ARLINGTON, Texas - On Opening Day, ballparks are clean, friendly and carefully decorated with patriotic bunting. The league and division standings are nonexistent, so each 30 team has hope, even if some have more than others.
Opening Day is a quasi-American holiday, with kids regularly skipping school if their team is lucky enough to host a matinee. Opening Day is revered enough that statistics are kept by each team on that franchise’s all-time record on the very first day of the season.
Among baseball fans who are old enough to remember 20 years ago, Tuffy Rhodes is a household name because of Opening Day. He hit three home runs in the Chicago Cubs’ season opener in 1994.
But then there’s the second game of the season. It’s about as forgettable as a bitter cold day in February.
In 20 years, who will be the most popular Phillies infielder from this era?
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For the Phillies, however, Game No.2 of the 2014 season felt a lot more like what they can expect for the 160 games remaining on their schedule.
A day after their offense put up two touchdowns’ worth of runs in the ballpark across the street from the place Jerry Jones built, the Phillies played in a taut pitcher’s duel and lost.
Despite emerging in the sixth inning after getting shutout by a 22-year-old, the Phillies earlier mistakes came back to haunt them in a 3-2 defeat to the Texas Rangers last night.
Adrian Beltre slammed a run-scoring single into right-center to snap a tie in the ninth off B.J. Rosenberg to lead the Rangers to a walkoff win.
Rosenberg followed Mario Hollands, who walked two of the three batters he faced to begin the inning in his major league debut. Hollands’ first five pitches were out of the strike zone.
“I’m supposed to get outs, it doesn’t matter if it’s my first time or not,” Hollands said, not wanting to make first-game jitters a crux. “A little [nerves], but not enough to walk two guys. That’s not an excuse.”
Phillies manager Ryne Sandberg said: "That's a tough spot for him but I thought he showed his stuff. He threw some good pitches to [Prince] Fielder. He might have been one pitch from getting him out.''
Although there was solid starting pitching, some clutch hitting, and one stellar, game-saving defensive play, the Phillies did not have the ability to overcome somewhat sloppy baserunning, which was as costly as the ninth inning relief pitching. In a game that’s first half featured a pitching duel between A.J. Burnett and Texas lefthander Martin Perez, the Phils simply did not put themselves in the best position to win before they got to the ninth.
In the third, either Jayson Nix led off the inning with a single, he but was easily thrown out stealing second when Cesar Hernandez couldn’t convert his part of a hit-and-run play.
In the fifth, Carlos Ruiz led off the inning by reaching on a rare error by Beltre at third, but was doubled off first when Murphy snared a John Mayberry Jr. line drive and fired to first for a doubleplay.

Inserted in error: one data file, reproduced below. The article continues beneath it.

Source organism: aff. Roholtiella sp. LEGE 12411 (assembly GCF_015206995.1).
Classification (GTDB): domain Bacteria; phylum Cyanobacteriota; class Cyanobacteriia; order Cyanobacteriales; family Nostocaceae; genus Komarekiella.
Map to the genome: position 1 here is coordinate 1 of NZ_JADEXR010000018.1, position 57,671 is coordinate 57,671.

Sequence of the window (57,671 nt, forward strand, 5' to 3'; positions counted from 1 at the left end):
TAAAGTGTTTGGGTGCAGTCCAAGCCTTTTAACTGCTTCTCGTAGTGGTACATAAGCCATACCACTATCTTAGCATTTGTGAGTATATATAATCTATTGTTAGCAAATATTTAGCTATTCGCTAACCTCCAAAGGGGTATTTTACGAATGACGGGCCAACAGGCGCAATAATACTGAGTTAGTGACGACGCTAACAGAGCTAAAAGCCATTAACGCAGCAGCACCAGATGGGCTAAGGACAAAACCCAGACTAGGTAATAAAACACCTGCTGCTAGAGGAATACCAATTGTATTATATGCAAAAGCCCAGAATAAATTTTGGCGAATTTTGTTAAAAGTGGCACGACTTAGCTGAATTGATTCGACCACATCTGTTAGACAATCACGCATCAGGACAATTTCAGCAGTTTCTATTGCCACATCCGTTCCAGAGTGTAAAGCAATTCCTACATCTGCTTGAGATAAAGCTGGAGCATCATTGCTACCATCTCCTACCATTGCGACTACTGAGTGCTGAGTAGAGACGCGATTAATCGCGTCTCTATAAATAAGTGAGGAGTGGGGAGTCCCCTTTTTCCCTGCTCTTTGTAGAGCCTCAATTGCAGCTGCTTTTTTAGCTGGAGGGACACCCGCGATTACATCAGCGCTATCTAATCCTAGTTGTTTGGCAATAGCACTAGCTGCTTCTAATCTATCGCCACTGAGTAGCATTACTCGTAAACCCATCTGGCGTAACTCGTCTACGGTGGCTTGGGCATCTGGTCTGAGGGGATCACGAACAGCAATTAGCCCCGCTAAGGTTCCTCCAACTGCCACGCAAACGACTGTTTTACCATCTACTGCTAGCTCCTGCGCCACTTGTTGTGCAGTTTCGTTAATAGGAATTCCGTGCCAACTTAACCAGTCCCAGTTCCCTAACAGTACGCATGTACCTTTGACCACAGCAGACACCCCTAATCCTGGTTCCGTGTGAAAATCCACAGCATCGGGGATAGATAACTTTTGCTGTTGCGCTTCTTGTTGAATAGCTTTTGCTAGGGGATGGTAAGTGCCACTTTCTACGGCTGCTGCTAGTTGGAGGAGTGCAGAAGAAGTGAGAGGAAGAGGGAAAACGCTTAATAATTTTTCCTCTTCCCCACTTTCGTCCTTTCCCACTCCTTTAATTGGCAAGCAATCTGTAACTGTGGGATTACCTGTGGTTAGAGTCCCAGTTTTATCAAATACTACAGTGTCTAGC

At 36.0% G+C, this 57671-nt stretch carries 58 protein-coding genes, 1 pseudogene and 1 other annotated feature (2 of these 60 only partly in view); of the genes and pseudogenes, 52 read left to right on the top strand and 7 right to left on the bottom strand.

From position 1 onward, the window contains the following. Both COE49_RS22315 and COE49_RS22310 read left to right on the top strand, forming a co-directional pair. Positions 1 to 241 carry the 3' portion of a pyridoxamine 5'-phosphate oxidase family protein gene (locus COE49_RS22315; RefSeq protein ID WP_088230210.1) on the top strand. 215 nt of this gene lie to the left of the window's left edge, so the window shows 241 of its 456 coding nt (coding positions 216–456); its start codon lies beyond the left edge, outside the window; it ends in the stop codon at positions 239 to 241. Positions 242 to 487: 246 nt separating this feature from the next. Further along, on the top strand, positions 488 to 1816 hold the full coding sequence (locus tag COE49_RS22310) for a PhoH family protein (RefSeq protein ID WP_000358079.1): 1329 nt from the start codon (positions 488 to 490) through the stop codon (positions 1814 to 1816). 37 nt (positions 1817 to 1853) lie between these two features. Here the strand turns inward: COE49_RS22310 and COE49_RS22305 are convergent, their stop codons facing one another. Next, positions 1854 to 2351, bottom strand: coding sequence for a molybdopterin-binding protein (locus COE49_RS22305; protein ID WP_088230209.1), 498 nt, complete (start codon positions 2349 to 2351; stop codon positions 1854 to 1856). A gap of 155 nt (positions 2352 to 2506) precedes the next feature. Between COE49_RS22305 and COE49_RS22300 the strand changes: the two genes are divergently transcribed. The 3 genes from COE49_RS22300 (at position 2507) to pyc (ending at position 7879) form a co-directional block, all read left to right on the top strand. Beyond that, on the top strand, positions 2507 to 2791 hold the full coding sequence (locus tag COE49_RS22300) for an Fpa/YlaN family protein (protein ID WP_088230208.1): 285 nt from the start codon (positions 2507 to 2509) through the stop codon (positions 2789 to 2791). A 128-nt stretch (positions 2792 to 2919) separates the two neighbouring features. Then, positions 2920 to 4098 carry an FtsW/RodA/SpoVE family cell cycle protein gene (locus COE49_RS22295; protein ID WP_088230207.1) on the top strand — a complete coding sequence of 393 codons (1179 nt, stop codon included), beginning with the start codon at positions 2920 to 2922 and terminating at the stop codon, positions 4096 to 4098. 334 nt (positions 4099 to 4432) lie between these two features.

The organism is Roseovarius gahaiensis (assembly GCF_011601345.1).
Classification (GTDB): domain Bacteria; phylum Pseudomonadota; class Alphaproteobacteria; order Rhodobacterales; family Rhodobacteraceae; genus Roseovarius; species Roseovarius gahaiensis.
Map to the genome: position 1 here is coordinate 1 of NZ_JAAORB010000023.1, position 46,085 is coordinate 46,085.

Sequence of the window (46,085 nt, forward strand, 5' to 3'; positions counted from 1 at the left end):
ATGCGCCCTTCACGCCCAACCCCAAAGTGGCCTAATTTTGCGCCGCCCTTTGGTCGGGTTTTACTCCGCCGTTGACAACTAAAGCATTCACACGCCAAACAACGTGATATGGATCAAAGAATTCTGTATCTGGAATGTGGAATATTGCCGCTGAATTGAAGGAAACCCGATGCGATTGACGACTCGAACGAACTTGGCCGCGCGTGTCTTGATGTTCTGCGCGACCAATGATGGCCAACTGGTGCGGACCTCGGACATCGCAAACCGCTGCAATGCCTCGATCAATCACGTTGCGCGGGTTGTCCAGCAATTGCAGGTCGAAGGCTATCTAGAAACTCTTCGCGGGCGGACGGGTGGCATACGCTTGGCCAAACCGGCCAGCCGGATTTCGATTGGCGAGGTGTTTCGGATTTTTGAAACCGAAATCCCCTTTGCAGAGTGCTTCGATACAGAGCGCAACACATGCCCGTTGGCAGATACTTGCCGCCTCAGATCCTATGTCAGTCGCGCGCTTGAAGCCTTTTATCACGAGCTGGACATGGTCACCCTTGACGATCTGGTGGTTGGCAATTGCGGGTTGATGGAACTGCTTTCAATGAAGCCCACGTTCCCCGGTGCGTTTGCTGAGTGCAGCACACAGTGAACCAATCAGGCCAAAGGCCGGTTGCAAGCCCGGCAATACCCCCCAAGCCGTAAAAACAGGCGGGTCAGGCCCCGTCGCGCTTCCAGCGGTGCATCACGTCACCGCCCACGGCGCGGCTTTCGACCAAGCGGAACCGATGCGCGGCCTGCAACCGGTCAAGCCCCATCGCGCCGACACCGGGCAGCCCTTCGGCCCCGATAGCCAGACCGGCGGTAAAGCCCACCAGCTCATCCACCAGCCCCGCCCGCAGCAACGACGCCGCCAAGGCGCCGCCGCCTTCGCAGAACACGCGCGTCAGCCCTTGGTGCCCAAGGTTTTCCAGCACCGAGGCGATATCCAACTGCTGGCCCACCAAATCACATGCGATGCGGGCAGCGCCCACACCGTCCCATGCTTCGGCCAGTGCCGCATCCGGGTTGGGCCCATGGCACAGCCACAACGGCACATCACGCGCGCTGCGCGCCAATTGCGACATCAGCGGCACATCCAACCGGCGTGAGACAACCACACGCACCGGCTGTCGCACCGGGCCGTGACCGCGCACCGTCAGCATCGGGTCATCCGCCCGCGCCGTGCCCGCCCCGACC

The Phillies’ third baserunning blunder also brought on the first usage of instant replay review in 2014. In the sixth, after reaching on a bunt, Revere appeared to get picked off second base by Perez, but was called safe by umpire Cory Blaser.
After the 2-minute-long replay review, however, crew chief Jim Joyce overruled the call and Revere was out.
“Just one of those things, bang-bang,” Revere said. “Even the umpire said, ‘I thought you had a hand in there.’ I said, ‘I did, too.’ ”
Revere’s error on the basepaths was the final blow, and an out that likely cost the Phillies the game: Both Marlon Byrd and Ryan Howard collected hits later in the two-run inning.
“That was a big pickoff, a big play right there,” Sandberg said. “He wasn’t going anywhere, it was a quick pick. … He’s trying to be aggressive to score on a base hit. It was a quick move. It’s something we can learn from.”
The Phils did score twice in the sixth inning, however, which were the first signs of offense in a game when Burnett and Perez traded zeros for the first five innings.
Hernandez, penciled in to play second with Chase Utley as the designated hitter, led the sixth off with a double, his second hit in as many at-bats. After Revere’s bunt moved Hernandez to third, Opening Day star Jimmy Rollins laced a single back through the middle to bring home the game’s first run.
Howard, slotted in the fifth hole in the lineup for the first time in 7 years, drilled a run-scoring double to right off Perez later in the inning to up the Phillies lead to 2-0.
The Rangers answered back in the bottom half of the inning, when Alex Rios and Mitch Moreland began the bottom of the sixth with back-to-back hits off of Burnett to cut the lead in half. But Burnett got a very big assist from his former Pittsburgh Pirates teammate to escape further trouble.
After Moreland’s RBI single, Donnie Murphy hit a sinking line drive into shallow right. Marlon Byrd raced in, made a diving grab and got up and fired to first fast enough to double Moreland off first for a doubleplay. Burnett got the next batter out to end the inning and his Phillies debut: six innings, one run, seven hits, three strikeouts and a walk.
“You’re going to get that out of him,” Burnett said of Byrd’s play. “You’re going to get that out of all these guys. You see how hard they play. That’s heads up baseball right there.”
Unlike Cliff Lee on Opening Day, who gave up eight runs and still won, Burnett wasn’t lucky enough to walk away with a win in his first start of 2014.
“I’ll take a win giving up eight - but that’s baseball, man,” Burnett said. “It’s fun to watch and we came out on top. Tonight we didn’t, so we’ll come back tomorrow and try to win the series.”
On Twitter: @ryanlawrence21